Microsoft Flight Simulator on Xbox Series X is absolutely gorgeous from head to toe. The last year’s worth of improvements have resulted in a higher-fidelity world, and a smoother experience overall. The streaming technology has gotten even better, and the use of dynamically updated photogrammetry means that Asobo (heavily rumored to be the next in Microsoft’s impressive recent acquisitions) can continue to improve every aspect of their simulated planet Earth post launch.
There’s only one area of Microsoft Flight Simulator that might feel out of place — using a controller. Flight controls can be complicated, made more so by Asobo having adapted so many things to the limited number of buttons on the Xbox controller. What they have works, but it’s no replacement for a keyboard and mouse, or a HOTAS like my Saitek X-56. That said, there are options that’ll make your experience more realistic.
The Xbox Series X supports a mouse and keyboard, and it transforms what can be a somewhat clunky experience into one that’s far easier to handle. Buttons aren’t pulling double duty, and slight movements on the mouse translate far cleaner than a thumbstick. Keys on the keyboard give more room to breathe, and that’ll really show during graded challenges. Accidentally jamming on the rudder pedals on the controller will net you a C grade really quick, but being able to keep everything separate will have you pulling an A in no time.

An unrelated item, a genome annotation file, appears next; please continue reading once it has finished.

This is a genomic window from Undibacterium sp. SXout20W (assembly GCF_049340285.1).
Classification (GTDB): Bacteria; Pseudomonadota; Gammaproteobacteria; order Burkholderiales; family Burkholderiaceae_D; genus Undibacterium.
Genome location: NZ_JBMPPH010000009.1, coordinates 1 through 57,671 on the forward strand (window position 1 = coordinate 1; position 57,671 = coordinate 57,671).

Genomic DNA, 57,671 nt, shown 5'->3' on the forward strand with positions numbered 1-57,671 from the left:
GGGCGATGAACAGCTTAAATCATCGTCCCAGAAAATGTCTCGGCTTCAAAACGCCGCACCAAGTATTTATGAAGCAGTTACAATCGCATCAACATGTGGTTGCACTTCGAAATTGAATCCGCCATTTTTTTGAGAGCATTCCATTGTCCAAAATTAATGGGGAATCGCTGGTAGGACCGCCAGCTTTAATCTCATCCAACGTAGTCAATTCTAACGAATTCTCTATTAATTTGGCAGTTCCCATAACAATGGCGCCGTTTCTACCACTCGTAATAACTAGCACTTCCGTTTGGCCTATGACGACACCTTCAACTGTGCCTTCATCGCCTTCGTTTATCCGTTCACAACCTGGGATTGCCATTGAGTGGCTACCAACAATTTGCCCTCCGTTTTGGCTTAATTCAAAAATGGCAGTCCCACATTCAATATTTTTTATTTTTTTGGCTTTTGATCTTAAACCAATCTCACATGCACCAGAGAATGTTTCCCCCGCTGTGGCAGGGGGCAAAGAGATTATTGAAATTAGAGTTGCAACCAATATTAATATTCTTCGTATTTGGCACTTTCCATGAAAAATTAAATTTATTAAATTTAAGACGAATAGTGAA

The second, and frankly far superior choice, is the Turtle Beach VelocityOne Flight Universal Control System. This setup has 180 degree yoke rotation, 7 engine control axis, rudder controls, a flight management display, and even an array of lever handles to swap out to match your favorite plane. To say I’m chomping at the bit to get my hands on this baby is an understatement, so stay tuned. It’s $349 with a near-term but nonspecific release date, we’ll have to wait a bit to see it for ourselves. In the meantime, enjoy this sizzle reel to see it up close.